Emmett MacFarlane

How a new appointment process ushers in Supreme Court transparency

The government’s Supreme Court appointments policy improves what has typically been an opaque process—but it’s not perfect.

Chris Wattie/Reuters

Chris Wattie/Reuters

The new Supreme Court appointments process announced today stands as a considerable break from the past approach of behind-the-scenes selection at the virtually unfettered discretion of the prime minister.

Given the policy-making power exercised by members of the highest court in the land, the lack of transparency in the historic process has long been a source of criticism. The closed process has encouraged some to portray Supreme Court appointments as apolitical, but it is well established that appointments make a difference in both the style and substance of the Court’s decision-making, albeit not in the starkly partisan way we see in the United States context. The new process sheds light on the process in a number of important ways. (Disclosure: I provided non-partisan, unpaid advice to the government during the development of this policy).

The most significant change is the creation of an independent advisory committee to canvass for candidates and consider applications in order to draw up a shortlist for the prime minister’s review. If run properly in an arms-length fashion, this committee significantly reduces the discretion the executive has previously enjoyed in determining candidates for the bench. The prime minister’s ability to retain the final selection is an important feature, as it avoids potential constitutional issues (although eliminating the executive from the process entirely would also leave no political actor with accountability for the selection, which in my view would also be undesirable).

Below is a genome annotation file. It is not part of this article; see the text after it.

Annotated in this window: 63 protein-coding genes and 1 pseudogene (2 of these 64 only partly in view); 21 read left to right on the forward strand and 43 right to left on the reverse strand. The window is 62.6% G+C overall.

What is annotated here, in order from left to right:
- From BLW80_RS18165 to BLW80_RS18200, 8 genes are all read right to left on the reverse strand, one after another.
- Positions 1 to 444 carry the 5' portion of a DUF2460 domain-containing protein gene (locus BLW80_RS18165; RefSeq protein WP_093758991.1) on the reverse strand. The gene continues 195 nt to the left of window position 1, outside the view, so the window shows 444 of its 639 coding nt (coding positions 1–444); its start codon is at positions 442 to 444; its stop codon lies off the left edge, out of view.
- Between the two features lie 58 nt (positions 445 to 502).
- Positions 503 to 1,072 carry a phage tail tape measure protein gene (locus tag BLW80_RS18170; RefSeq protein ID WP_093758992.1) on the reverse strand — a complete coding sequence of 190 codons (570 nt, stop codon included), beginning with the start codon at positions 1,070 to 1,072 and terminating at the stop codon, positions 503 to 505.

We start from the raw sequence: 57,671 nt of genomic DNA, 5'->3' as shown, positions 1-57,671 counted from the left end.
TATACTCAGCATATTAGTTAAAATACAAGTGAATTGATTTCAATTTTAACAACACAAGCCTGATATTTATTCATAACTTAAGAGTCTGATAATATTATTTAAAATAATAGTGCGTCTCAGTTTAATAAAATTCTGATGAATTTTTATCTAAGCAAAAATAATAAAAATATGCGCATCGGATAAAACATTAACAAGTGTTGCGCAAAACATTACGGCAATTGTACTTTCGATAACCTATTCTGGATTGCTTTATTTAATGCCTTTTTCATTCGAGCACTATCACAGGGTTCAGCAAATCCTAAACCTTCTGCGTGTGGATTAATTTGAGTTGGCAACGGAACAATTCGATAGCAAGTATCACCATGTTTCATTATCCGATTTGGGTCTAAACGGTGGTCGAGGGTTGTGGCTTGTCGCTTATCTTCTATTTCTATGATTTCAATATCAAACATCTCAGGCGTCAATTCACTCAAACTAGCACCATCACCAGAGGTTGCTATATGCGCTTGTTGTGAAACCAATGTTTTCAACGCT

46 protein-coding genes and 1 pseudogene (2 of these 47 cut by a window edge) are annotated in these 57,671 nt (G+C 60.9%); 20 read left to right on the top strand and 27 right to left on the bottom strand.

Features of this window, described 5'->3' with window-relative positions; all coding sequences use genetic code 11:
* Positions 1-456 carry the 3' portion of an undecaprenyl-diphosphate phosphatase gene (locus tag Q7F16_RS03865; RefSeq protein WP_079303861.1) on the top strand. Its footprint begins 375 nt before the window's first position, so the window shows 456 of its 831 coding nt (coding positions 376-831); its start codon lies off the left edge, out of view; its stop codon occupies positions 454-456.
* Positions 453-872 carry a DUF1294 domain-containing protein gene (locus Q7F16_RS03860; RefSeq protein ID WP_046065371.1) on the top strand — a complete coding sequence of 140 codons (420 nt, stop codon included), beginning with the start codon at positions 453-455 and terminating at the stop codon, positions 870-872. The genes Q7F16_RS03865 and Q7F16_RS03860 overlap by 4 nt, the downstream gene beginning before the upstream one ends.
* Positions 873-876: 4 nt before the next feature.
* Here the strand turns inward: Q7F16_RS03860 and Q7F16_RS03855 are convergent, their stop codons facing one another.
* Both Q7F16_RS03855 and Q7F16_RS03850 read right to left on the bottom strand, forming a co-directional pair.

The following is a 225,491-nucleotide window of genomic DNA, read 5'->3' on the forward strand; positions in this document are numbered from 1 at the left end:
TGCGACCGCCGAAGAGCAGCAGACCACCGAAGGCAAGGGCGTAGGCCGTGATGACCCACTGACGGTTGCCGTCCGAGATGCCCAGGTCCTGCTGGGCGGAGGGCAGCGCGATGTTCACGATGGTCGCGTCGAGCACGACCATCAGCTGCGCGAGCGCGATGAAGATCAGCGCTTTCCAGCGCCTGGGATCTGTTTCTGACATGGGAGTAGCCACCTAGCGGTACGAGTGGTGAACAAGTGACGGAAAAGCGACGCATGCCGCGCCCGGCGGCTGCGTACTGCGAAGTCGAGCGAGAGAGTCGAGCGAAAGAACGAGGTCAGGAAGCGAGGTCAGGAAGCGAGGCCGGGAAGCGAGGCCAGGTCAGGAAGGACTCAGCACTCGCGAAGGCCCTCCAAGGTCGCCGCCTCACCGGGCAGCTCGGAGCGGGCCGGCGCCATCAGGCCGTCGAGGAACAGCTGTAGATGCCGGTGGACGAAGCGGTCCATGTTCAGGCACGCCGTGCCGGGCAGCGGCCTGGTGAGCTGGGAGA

Another important element is that the minister of justice will appear before a parliamentary committee to answer questions about the process (and, if necessary, defend it against criticism) following each nomination. This innovation occurred only once, in 2004, before being abandoned by the previous government. It should help to add a measure of accountability and dialogue to the process, as well as ensure continual scrutiny should problems arise.

The nominee will also appear before parliamentarians to answer questions, ideally focusing on how they see the role of the Court, their role as a judge, and their relationship to the other branches of government and society at large. Public “interviews” of this style occurred sporadically under the previous government, but were hampered, in my opinion, by poor (inane, irrelevant) questions. One problem is that MPs received very little lead time—sometimes only 48 hours—from the time the appointment was announced to the appointee’s appearance for the public interview.

Under the new process, parliamentarians will receive at least a week to scrutinize the nominee’s record and develop questions before the public Q&A. Importantly, the formal appointment will follow this final stage in the process. This theoretically implies that unexpected developments or revelations could lead to someone else being nominated (and while that is highly unlikely, it would have been interesting to see if this would have changed the developments surrounding the failed appointment of Marc Nadon to the Court in 2013).